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Real(ly) Numbers

If x, y and z are real numbers such that: x + y + z = 5 and xy + yz + zx = 3. What is the largest value that any of the numbers can have?

Pair Squares

The sum of any two of the numbers 2, 34 and 47 is a perfect square. Choose three square numbers and find sets of three integers with this property. Generalise to four integers.


For any right-angled triangle find the radii of the three escribed circles touching the sides of the triangle externally.

System Speak

Age 16 to 18
Challenge Level


Why do this problem?

When working on simultaneous equations, it's good to see non-standard examples like this one. Although it is no more difficult than a standard simultaneous equations problem, the unfamiliarity requires students to think creatively.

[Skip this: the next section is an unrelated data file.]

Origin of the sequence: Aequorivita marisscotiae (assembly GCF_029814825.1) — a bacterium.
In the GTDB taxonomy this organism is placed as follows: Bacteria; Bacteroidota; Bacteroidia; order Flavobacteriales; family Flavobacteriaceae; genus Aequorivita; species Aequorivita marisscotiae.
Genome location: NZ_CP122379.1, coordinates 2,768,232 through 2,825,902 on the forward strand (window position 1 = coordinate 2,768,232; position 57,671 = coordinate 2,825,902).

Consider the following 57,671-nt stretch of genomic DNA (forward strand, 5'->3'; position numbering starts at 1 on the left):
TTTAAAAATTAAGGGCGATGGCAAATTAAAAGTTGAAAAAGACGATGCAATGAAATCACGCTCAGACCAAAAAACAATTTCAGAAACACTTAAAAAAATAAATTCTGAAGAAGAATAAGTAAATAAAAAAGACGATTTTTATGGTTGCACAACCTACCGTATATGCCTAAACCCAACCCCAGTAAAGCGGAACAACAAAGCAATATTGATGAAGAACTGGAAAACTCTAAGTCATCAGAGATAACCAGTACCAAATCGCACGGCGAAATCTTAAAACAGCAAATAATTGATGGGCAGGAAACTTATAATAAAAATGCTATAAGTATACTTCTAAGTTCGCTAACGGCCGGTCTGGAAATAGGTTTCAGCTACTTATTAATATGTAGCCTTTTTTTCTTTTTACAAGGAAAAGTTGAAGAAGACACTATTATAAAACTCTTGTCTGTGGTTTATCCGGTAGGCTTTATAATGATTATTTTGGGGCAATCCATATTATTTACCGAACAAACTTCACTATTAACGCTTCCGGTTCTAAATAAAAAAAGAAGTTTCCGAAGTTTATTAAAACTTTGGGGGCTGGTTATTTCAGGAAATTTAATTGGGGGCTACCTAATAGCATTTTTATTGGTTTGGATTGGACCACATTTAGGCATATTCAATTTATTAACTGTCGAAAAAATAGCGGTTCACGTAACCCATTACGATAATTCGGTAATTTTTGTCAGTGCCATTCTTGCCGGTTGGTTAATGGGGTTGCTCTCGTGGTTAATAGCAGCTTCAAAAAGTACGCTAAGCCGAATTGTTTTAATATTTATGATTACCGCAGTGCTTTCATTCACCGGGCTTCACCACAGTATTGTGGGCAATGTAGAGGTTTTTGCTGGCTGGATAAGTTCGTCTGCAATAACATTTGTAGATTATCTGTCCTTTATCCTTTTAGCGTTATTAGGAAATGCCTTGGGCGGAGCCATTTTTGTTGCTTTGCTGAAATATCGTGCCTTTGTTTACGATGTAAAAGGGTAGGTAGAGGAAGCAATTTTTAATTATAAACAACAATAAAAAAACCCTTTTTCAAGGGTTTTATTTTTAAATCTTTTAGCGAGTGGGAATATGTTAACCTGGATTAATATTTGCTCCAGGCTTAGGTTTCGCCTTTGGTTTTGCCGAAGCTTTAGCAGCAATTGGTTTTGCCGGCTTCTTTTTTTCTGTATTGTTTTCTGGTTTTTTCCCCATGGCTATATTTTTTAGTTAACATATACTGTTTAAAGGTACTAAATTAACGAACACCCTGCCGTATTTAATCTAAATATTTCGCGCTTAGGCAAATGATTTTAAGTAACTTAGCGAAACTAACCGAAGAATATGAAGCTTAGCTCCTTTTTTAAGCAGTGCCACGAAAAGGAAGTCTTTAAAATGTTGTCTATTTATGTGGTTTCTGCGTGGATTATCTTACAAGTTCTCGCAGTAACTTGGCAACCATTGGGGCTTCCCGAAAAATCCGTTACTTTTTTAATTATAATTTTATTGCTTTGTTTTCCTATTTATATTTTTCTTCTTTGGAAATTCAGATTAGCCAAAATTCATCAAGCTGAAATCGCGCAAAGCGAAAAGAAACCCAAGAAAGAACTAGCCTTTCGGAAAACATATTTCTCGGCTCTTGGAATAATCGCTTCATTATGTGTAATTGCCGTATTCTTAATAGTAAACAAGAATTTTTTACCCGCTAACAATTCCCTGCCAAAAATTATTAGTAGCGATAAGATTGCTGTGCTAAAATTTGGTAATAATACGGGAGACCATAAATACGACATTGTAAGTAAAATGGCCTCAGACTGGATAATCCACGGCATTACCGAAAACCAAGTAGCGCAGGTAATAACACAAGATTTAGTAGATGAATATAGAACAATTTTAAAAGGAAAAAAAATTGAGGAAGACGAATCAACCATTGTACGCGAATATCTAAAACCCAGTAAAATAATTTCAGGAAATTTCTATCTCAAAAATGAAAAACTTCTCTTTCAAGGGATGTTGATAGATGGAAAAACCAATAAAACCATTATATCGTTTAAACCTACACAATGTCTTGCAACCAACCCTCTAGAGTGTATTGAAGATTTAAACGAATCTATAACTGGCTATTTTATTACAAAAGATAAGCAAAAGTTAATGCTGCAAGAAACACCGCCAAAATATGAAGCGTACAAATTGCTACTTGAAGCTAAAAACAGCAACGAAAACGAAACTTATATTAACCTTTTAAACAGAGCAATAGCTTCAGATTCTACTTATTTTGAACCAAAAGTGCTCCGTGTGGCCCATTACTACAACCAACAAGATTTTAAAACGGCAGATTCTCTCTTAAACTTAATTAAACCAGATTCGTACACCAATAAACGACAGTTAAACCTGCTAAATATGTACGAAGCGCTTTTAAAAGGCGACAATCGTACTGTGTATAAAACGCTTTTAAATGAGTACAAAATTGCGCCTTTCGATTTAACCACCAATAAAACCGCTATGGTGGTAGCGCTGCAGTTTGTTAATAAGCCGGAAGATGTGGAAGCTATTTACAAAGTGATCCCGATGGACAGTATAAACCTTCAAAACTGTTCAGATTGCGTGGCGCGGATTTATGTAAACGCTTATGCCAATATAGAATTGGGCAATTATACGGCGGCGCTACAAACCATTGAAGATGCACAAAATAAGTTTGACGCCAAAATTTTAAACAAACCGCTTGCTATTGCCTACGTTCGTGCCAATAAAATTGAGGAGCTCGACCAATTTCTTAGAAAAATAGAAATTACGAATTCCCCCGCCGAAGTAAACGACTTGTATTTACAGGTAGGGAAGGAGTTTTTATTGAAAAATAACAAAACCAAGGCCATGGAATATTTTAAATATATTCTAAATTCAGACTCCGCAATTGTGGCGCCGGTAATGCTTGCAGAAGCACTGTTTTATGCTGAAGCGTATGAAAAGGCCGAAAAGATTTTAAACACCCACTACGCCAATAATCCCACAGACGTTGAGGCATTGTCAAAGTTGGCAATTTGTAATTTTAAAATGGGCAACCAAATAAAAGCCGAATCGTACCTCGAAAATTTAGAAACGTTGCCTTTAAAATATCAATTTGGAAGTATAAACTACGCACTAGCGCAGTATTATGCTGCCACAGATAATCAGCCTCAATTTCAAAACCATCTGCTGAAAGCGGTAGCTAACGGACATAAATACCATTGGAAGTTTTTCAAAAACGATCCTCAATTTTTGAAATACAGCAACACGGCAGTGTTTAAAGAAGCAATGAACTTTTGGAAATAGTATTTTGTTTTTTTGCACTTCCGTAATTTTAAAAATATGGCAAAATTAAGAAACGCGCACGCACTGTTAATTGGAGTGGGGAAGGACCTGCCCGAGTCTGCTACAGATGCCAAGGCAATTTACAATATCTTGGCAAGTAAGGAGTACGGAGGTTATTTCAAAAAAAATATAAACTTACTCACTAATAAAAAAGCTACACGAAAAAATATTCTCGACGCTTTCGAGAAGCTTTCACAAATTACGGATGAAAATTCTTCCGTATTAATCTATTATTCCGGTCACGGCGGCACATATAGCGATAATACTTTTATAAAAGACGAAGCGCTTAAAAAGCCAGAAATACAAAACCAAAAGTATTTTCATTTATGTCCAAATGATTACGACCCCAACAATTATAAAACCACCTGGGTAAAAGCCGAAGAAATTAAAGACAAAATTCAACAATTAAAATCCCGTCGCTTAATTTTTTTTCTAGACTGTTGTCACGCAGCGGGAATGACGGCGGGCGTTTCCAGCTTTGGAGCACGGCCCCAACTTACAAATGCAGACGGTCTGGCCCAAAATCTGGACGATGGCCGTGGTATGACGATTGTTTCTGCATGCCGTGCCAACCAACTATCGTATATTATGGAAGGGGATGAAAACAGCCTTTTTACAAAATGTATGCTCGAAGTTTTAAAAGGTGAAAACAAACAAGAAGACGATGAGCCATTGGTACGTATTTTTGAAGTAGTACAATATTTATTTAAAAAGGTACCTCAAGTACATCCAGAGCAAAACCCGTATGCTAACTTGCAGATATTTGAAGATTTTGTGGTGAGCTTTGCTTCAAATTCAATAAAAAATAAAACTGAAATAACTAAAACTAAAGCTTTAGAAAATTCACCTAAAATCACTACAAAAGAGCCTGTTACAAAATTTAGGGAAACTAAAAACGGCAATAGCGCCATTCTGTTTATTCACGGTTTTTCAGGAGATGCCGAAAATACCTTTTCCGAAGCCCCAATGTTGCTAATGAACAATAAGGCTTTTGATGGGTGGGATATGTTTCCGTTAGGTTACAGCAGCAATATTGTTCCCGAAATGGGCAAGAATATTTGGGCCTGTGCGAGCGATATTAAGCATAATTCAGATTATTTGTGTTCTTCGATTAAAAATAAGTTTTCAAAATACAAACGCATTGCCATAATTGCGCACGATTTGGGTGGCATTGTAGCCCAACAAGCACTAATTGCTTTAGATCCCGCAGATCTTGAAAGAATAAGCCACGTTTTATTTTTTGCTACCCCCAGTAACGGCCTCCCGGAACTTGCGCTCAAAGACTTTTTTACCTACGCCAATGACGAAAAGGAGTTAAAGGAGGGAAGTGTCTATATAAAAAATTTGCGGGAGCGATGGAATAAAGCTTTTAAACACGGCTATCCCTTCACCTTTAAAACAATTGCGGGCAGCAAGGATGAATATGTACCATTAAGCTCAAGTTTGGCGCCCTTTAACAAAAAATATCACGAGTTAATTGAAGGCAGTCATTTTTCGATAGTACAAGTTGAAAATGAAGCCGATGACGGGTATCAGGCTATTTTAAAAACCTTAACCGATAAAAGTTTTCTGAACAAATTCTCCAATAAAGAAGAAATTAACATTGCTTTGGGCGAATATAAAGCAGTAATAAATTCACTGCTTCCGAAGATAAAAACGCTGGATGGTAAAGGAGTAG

Possible approach

Display the system of equations:

$ab = 1$
$bc = 2$
$cd = 3$
$de = 4$
$ea = 6$

"Here are five equations with 5 unknowns.
Can you find values for a, b, c, d and e that solve all five equations?"

Give students some time to work with a partner to try possible approaches. They may use trial and improvement, or they may use substitution and elimination.

Once students have had time to tackle the problem, share approaches.

One rather cunning method is to multiply all five equations together, to give $(abcde)^2 = 144$, so $abcde = \pm12$, and then divide by pairs of equations to find each letter. If no-one comes up with this method, you may wish to show it to them.

Finally, it is worth discussing that there are two solution sets, as the values may all be negative!


Key questions

Can you find an expression for b in terms of a?
Can you find an expression for c in terms of b?
Can you combine these to give an expression for c in terms of a?

Possible support

Multiplication Arithmagons invites students to solve a similar system in a context, with fewer variables.

Possible extension

Students may find Intersections a thought-provoking challenge on simultaneous equations.